Tuesday, August 4, 2009


Points. What does that word mean to you? As I typed this I thought of many things: Points scored in a game like basketball or soccer, weight watcher points that I fail miserably at. (I'm eating a brownie as I type this... and a diet coke too!) Points on a test or SAT score, brownie points, etc. In fact, looking it up in the dictionary there's like over 35 definitions of the word "point". From knitting needles to mathematics!

Yesterday I put my kids in another church's VBS program. It's a wonderfully well done program that is a true outreach to their community. They do it out of a local elementary school and it's friendly, organized and they had over 100 kids signed up! I received a CD of songs they'd be singing and my kids had a great time yesterday.

So by now, you may be wondering what my Point is. I do have one. Lately I've been really thinking about motivation and why I make the choices I do. Is it to fit in? Be "accepted"? Is it to be highly regarded? I blogged about Project Restoration and still wonder if I attended out of love for the people and Christ or because I enjoy being a good church person and stuff like that is expected? I am naturally drawn to doing things out of duty and command. I've been told that without love these things are worthless (the infamous 1 Cor 13 love chapter) so it has really caused me to pause and take note: Why do I do what I do?

I grew up in church, strived to be a perfect church girl and was widely thought that I was. I did EVERYTHING and loved it. I won the Pioneer Girl highest honor award, won many awards in the christian school I attended, including perfect attendance, and just really strived for stuff like that. The strange thing is that as much as I crave acknowledgment, when it's bestowed upon me I don't know what to do with it and it really isn't as fulfilling as I thought it'd be.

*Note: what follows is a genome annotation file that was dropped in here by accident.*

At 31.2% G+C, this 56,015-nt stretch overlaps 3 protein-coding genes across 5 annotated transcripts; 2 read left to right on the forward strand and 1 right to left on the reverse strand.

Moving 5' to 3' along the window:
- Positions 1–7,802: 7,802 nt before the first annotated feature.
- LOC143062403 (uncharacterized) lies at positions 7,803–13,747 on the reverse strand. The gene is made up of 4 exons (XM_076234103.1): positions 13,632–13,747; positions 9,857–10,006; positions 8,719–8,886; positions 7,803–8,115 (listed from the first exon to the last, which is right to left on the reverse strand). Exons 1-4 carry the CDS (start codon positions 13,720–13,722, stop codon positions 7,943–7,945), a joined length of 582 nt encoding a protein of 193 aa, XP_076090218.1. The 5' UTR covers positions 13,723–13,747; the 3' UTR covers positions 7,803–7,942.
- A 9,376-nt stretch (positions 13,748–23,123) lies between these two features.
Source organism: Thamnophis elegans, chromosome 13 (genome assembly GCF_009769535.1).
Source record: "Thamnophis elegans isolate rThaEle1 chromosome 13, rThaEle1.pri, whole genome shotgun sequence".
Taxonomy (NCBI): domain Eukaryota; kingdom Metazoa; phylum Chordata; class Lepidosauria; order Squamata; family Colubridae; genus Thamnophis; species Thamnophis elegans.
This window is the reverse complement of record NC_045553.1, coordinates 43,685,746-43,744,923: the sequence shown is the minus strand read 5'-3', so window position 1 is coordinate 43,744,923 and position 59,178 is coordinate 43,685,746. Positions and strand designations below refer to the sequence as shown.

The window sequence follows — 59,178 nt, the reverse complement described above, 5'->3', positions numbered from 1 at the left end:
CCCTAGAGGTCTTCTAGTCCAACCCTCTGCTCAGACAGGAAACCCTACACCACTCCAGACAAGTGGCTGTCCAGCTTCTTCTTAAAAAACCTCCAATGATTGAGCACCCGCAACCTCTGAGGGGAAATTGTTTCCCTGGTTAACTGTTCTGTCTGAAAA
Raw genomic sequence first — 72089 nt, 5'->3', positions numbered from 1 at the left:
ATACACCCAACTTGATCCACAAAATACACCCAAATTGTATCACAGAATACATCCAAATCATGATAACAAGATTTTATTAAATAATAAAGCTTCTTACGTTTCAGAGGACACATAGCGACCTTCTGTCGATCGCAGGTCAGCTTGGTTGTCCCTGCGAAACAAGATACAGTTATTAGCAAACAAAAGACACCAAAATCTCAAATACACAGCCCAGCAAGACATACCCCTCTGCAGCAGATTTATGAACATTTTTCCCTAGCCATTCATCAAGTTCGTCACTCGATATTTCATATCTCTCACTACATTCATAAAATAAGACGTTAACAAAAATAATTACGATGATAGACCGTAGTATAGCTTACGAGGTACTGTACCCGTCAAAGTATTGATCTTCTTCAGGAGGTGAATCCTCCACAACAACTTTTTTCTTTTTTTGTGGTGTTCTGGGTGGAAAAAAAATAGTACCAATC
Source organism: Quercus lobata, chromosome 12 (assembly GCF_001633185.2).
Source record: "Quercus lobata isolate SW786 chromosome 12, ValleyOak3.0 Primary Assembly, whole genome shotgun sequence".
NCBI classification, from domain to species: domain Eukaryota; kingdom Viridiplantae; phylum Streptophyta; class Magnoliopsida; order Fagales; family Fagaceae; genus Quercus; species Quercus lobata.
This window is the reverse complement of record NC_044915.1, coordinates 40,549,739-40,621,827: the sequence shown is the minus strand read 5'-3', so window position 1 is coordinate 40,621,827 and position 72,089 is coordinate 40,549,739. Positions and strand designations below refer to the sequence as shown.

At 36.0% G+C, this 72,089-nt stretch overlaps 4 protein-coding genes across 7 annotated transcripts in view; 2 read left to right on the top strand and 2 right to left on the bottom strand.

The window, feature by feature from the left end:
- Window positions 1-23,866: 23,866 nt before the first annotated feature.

Sorry, I guess I did say I had a point so here it is: In the VBS program my kids attended yesterday, I got a paper encouraging them to bring in a backpack filled with school supplies for a needy local child that could not afford it. I thought that was a wonderful idea and that perhaps next year my church could do the same: I love getting my kids excited about helping out other kids and this, a backpack with school supplies, is something I can really get them to help me with: Shopping and picking out the supplies, maybe writing a little note or drawing in it, loading it all up, etc.

But Reid was mostly excited that he'd get five bonus points for bringing it in. Not a big deal, right? And yet, it has caused me to think: I grew up in a church that rewarded everything. I won a Thompson Chain Study Bible through perfect attendance and scripture memorization. I won several trips to Disneyland by bringing the most people to visit the youth group and through other things like bringing my bible, scripture memorization, etc. In fact, the pastor even at one time offered his car, a vintage Karmann Ghia until it ended up causing more trouble, fighting, and lack of unity that was not it's purpose so the prize changed. The awards I got were all based on my performance. To a huge degree, my worth was built on what I did and it was never enough. I may have won the prize but was it really fulfilling?